At Berkshire, wanting our fees to be meaningless to our directors, we pay them only a pittance. Additionally, not wanting to insulate our directors from any corporate disaster we might have, we don’t provide them with officers’ and directors’ liability insurance (an unorthodoxy that, not so incidentally, has saved our shareholders many millions of dollars over the years). Basically, we want the behavior of our directors to be driven by the effect their decisions will have on their family’s net worth, not by their compensation. That’s the equation for Charlie and me as managers, and we think it’s the right one for Berkshire directors as well.

To find new directors, we will look through our shareholders list for people who directly, or in their family, have had large Berkshire holdings – in the millions of dollars – for a long time. Individuals making that cut should automatically meet two of our tests, namely that they be interested in Berkshire and shareholder-oriented. In our third test, we will look for business savvy, a competence that is far from commonplace.

Two post-bubble governance reforms have been particularly useful at Berkshire, and I fault myself for not putting them in place many years ago. The first involves regular meetings of directors without the CEO present. I’ve sat on 19 boards, and on many occasions this process would have led to dubious plans being examined more thoroughly. In a few cases, CEO changes that were needed would also have been made more promptly. There is no downside to this process, and there are many possible benefits.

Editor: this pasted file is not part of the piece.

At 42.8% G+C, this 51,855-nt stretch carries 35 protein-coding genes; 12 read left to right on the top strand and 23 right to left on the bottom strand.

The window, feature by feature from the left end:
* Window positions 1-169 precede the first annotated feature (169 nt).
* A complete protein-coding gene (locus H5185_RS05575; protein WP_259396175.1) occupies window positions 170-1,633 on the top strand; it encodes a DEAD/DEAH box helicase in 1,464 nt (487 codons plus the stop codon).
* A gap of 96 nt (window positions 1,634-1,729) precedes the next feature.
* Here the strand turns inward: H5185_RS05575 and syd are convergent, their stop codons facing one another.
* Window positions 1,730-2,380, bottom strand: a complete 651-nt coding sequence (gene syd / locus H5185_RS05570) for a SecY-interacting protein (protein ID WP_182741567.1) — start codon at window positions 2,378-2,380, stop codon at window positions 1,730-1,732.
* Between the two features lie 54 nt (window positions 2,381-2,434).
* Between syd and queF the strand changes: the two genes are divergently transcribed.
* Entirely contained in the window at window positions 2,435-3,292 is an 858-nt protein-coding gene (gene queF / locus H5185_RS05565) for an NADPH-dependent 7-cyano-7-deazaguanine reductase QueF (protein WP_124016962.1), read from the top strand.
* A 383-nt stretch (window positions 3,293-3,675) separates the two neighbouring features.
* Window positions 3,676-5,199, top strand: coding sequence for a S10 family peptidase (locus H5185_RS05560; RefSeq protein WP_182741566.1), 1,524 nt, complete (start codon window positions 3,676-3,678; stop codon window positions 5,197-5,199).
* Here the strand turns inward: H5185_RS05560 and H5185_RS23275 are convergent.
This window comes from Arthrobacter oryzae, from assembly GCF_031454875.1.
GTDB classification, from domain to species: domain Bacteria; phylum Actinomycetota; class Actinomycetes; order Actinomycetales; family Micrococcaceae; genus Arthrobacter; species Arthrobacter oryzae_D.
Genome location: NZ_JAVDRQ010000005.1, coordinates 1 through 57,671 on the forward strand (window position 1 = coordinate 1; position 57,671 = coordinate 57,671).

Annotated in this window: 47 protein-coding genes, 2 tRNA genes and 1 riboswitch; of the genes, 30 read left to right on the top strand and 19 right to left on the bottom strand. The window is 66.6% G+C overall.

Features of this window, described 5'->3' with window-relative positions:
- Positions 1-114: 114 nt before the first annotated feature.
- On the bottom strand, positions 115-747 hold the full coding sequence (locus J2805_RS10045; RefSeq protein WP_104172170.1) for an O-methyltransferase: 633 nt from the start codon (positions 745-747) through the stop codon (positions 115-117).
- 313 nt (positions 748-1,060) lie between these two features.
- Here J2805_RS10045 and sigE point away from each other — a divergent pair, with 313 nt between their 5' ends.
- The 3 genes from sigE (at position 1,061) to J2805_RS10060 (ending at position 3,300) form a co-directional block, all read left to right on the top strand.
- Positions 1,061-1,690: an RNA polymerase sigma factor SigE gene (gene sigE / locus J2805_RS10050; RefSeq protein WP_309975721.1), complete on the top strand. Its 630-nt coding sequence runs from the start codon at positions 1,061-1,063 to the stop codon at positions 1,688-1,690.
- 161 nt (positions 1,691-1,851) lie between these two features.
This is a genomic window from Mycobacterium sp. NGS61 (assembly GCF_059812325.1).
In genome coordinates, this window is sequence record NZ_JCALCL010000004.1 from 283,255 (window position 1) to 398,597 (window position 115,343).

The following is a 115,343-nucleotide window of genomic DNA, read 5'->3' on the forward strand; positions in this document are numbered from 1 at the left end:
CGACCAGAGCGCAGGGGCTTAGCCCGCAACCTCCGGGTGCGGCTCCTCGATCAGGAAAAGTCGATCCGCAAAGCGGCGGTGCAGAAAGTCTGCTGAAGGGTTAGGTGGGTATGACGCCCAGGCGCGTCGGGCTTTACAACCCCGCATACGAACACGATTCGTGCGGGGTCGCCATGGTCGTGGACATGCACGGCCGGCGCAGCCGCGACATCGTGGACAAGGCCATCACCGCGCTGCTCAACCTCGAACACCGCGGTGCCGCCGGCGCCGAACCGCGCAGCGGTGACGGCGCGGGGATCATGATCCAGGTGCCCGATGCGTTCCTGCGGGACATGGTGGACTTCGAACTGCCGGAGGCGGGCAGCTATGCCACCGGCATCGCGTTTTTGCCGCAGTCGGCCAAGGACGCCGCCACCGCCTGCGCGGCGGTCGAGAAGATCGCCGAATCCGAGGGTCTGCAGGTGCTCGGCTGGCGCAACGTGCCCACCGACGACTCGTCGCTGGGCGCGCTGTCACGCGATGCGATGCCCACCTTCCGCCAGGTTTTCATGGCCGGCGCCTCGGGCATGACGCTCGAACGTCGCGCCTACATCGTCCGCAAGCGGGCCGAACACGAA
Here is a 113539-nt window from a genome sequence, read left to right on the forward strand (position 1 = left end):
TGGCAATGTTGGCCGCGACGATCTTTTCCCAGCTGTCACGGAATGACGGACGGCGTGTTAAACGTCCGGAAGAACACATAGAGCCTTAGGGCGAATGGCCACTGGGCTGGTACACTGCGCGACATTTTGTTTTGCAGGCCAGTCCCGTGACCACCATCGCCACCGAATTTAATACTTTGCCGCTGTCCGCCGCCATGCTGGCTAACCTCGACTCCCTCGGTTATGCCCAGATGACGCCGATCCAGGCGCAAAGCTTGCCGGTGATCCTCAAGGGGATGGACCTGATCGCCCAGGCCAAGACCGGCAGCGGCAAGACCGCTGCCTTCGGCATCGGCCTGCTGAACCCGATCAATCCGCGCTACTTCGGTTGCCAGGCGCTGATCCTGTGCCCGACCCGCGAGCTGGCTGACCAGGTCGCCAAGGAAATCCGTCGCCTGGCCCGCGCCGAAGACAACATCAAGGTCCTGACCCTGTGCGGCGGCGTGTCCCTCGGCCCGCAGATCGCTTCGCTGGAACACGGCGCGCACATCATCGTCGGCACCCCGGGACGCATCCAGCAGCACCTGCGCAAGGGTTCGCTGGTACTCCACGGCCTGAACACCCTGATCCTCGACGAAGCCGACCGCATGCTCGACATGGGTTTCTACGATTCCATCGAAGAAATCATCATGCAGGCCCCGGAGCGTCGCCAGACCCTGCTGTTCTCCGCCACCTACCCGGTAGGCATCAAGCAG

The second reform concerns the “whistleblower line,” an arrangement through which employees can send information to me and the board’s audit committee without fear of reprisal. Berkshire’s extreme decentralization makes this system particularly valuable both to me and the committee. (In a sprawling “city” of 180,000 – Berkshire’s current employee count – not every sparrow that falls will be noticed at headquarters.) Most of the complaints we have received are of “the guy next to me has bad breath” variety, but on occasion I have learned of important problems at our subsidiaries that I otherwise would have missed. The issues raised are usually not of a type discoverable by audit, but relate instead to personnel and business practices. Berkshire would be more valuable today if I had put in a whistleblower line decades ago.

Warren Buffett and Charlie Munger are not big fans or resumes. Instead, they focus on brains, passion and integrity.

In good years and bad, Charlie and I simply focus on four goals:

  • maintaining Berkshire’s Gibraltar-like financial position, which features huge amounts of excess liquidity, near-term obligations that are modest, and dozens of sources of earnings and cash;
  • widening the “moats” around our operating businesses that give them durable competitive advantages;
  • acquiring and developing new and varied streams of earnings;
  • expanding and nurturing the cadre of outstanding operating managers who, over the years, have delivered Berkshire exceptional results.


Berkshire Hathaway wants to be the buyer of choice for businesses. The way to achieve this goal is to deserve it. That means they must keep their promises; avoid leveraging up acquired businesses; grant unusual autonomy to their managers; and hold the purchased companies through thick and thin.

Follow the practical way,
George